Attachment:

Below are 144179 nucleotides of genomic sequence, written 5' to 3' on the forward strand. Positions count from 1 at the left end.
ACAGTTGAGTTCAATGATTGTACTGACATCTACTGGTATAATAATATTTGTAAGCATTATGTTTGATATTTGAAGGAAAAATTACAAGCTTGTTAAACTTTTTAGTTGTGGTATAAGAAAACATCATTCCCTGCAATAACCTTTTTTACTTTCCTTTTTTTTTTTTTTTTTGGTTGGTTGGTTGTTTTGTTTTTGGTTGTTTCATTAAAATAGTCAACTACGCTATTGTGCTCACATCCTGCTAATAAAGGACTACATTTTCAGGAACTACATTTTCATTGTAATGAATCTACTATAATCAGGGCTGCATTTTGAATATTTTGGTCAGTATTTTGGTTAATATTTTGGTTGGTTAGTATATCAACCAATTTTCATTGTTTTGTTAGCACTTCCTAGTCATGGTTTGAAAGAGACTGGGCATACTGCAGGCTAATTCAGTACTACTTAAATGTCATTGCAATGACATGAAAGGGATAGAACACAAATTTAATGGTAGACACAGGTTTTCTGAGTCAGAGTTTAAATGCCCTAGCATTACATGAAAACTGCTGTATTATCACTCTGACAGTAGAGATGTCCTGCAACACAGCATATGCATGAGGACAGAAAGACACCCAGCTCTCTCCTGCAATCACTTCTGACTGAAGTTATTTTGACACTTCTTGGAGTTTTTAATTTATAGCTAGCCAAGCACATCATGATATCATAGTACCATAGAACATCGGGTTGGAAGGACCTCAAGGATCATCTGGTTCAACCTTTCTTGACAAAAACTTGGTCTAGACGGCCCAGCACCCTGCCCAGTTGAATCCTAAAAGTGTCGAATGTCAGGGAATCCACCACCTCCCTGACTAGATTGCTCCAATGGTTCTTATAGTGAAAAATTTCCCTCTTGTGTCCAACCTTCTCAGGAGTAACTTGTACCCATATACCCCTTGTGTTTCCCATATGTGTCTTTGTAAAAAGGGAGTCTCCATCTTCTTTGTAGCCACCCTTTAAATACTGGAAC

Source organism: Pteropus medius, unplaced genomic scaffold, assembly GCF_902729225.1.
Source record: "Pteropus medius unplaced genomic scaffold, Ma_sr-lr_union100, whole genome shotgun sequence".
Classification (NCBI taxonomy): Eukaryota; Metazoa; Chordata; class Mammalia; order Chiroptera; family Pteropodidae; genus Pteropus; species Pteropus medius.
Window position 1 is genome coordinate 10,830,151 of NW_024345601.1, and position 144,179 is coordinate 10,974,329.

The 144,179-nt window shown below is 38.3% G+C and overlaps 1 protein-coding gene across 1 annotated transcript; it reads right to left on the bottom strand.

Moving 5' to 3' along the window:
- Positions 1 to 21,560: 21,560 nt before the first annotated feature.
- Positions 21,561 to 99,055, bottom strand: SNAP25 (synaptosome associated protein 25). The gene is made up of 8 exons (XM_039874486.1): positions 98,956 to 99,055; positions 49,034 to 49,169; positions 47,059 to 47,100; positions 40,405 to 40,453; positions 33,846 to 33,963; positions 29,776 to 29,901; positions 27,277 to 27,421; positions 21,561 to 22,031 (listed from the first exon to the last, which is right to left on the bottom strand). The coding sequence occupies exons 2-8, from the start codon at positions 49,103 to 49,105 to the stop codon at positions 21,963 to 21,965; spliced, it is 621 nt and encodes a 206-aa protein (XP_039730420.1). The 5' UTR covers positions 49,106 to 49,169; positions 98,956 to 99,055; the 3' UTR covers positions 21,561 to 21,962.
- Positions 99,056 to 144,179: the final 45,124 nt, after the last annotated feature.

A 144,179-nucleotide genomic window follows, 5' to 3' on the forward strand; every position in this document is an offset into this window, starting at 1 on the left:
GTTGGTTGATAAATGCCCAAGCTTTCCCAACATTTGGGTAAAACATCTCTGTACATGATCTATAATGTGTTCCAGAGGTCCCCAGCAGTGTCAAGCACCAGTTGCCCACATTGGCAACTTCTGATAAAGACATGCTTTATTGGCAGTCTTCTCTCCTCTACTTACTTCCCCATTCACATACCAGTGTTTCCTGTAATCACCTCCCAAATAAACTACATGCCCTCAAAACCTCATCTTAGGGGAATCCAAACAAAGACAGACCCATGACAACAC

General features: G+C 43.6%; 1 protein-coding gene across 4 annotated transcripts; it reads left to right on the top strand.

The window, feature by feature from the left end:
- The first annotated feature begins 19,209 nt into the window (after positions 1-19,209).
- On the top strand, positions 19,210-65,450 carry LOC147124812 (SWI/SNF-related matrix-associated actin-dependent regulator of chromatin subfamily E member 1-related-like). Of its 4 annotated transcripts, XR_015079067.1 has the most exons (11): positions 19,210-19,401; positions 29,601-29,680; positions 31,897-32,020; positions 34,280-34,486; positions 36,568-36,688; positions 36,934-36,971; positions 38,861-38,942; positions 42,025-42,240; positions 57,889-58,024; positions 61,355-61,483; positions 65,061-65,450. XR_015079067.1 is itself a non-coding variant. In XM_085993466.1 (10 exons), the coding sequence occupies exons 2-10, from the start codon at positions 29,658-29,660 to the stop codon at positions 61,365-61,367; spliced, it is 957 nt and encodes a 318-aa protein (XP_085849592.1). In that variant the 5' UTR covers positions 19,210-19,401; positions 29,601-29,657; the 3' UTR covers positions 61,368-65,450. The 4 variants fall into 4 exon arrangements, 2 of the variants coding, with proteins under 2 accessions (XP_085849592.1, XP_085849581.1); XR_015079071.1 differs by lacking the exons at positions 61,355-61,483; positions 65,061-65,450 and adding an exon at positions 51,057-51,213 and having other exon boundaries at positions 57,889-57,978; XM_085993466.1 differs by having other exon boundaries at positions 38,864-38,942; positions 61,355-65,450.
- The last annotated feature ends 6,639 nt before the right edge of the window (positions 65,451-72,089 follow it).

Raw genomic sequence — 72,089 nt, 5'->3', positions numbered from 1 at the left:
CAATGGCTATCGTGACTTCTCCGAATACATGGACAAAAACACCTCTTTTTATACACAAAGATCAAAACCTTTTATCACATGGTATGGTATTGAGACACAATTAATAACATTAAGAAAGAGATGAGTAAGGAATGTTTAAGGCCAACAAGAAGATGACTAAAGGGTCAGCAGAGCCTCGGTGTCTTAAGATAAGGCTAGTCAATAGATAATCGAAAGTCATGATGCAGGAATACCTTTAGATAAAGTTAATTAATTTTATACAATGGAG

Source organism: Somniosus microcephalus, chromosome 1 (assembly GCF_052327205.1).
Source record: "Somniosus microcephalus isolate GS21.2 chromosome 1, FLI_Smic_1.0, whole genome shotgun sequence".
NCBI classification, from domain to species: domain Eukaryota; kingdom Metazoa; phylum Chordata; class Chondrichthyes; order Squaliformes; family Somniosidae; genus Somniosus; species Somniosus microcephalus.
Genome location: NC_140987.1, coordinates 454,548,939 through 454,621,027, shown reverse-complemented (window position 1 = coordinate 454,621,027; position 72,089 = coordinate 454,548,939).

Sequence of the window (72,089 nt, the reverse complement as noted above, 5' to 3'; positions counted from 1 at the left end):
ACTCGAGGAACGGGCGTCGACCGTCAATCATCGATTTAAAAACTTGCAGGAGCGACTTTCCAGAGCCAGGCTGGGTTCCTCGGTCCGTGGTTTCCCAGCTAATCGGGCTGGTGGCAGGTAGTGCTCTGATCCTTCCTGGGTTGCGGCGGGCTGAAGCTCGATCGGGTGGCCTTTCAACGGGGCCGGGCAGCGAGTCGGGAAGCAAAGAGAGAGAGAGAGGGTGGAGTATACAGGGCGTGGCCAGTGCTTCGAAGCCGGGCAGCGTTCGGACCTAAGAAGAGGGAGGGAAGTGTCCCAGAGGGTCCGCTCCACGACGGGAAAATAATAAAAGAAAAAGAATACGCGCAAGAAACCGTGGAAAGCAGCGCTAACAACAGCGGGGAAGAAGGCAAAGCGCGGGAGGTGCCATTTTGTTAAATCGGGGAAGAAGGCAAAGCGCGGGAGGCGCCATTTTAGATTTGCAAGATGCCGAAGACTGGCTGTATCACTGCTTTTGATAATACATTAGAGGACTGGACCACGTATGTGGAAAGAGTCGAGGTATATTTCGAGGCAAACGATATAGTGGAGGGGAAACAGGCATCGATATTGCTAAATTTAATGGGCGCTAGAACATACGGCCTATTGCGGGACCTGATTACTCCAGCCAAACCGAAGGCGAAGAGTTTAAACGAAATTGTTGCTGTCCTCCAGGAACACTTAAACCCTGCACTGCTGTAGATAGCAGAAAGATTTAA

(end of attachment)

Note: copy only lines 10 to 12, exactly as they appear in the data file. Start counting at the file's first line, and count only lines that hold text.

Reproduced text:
- Positions 21,561 to 99,055, bottom strand: SNAP25 (synaptosome associated protein 25). The gene is made up of 8 exons (XM_039874486.1): positions 98,956 to 99,055; positions 49,034 to 49,169; positions 47,059 to 47,100; positions 40,405 to 40,453; positions 33,846 to 33,963; positions 29,776 to 29,901; positions 27,277 to 27,421; positions 21,561 to 22,031 (listed from the first exon to the last, which is right to left on the bottom strand). The coding sequence occupies exons 2-8, from the start codon at positions 49,103 to 49,105 to the stop codon at positions 21,963 to 21,965; spliced, it is 621 nt and encodes a 206-aa protein (XP_039730420.1). The 5' UTR covers positions 49,106 to 49,169; positions 98,956 to 99,055; the 3' UTR covers positions 21,561 to 21,962.
- Positions 99,056 to 144,179: the final 45,124 nt, after the last annotated feature.

A 144,179-nucleotide genomic window follows, 5' to 3' on the forward strand; every position in this document is an offset into this window, starting at 1 on the left: